But all that mouth doesn’t make you a star.
The qualities needed to be a top football manager aren’t found in talking a good game to the press, and the tough guy attitude might have scared the residents of the Doha suburb where he put down roots in Qatar, but this is Scotland, this is Glasgow, and we’ve seen old ladies in the street with more aggression.
Those kind of histrionics won’t cut any ice here. If he tries to intimidate rival bosses here he’s more likely to get a smack in the teeth than he ever would have been in Mexico. The local temperament might not be of the Latin variety but we have an even lower tolerance for his kind of nonsense. When even Craig Brown got into a fist-fight it’s clearly not a good idea to wind up some of the more excitable elements; imagine he pulled his aggressive nonsense with Big Hughes or Lenny?
And his own players, especially those from around these parts, won’t take too kindly to it either.
Kenny Miller already appears to undermine him at every turn.
With the manager and his coaches essentially abandoning the dressing room after games, Miller is the de facto head of that room already.
Caixinha is beginning to enjoy being in the papers and the centre of attention, but he’s not cut out for criticism any more than Warburton was. He flies off the handle too easily. His disciplinarian side is a little too manic, and hysterical.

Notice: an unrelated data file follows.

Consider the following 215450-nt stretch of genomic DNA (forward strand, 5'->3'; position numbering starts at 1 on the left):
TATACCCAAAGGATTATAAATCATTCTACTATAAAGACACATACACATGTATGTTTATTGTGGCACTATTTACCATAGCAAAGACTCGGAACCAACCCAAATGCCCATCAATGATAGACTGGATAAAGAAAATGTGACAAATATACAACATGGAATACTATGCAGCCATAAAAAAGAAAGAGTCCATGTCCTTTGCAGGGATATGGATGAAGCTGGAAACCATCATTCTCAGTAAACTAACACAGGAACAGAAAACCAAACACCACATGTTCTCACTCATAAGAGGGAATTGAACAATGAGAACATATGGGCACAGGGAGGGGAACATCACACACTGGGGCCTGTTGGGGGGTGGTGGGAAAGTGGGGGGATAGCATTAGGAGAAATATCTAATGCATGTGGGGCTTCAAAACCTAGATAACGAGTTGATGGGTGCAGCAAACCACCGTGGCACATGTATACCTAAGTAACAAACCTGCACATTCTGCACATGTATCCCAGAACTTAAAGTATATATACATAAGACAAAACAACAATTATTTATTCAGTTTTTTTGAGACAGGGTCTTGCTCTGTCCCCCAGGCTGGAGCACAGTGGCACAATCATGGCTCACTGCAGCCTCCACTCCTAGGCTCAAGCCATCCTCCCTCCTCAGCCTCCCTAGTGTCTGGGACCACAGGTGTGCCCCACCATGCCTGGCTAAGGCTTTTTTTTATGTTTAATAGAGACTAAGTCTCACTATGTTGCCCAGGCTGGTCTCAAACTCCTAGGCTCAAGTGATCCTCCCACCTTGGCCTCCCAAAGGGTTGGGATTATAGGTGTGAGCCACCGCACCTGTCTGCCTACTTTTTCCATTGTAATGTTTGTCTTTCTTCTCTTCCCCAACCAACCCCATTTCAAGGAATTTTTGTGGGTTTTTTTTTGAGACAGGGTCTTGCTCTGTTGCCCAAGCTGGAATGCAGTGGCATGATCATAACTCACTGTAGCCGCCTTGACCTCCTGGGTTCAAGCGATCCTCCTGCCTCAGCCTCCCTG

This is a guy who’s already worried that he’s talked himself into a job where the expectations are way too high for him.
When he arrived at Ibrox he said he had the best team in the country; now he wants to tear it up and bring in twelve players, all the while telling the media – apparently in all seriousness – that he has actually done well and that the team has done well since he’s been here; note his statements, last week, on the creation of their “own league” where they had narrowed the gap to a single point.
He is barking. His statements are becoming harder to take seriously, full of contradictions and even outright reversals. I would have been seriously concerned about this guy – about any manager – who had come in and stated the bald fact to the fans that the work of building a team to compete at the top of the table was going to take years, and a lot of resources.
That would have worried me more than this blowhard, who hasn’t realised he’s in a place where talk is cheap and where big talk only gets you into trouble.
He will learn though.
The Glasgow way.
The hard way.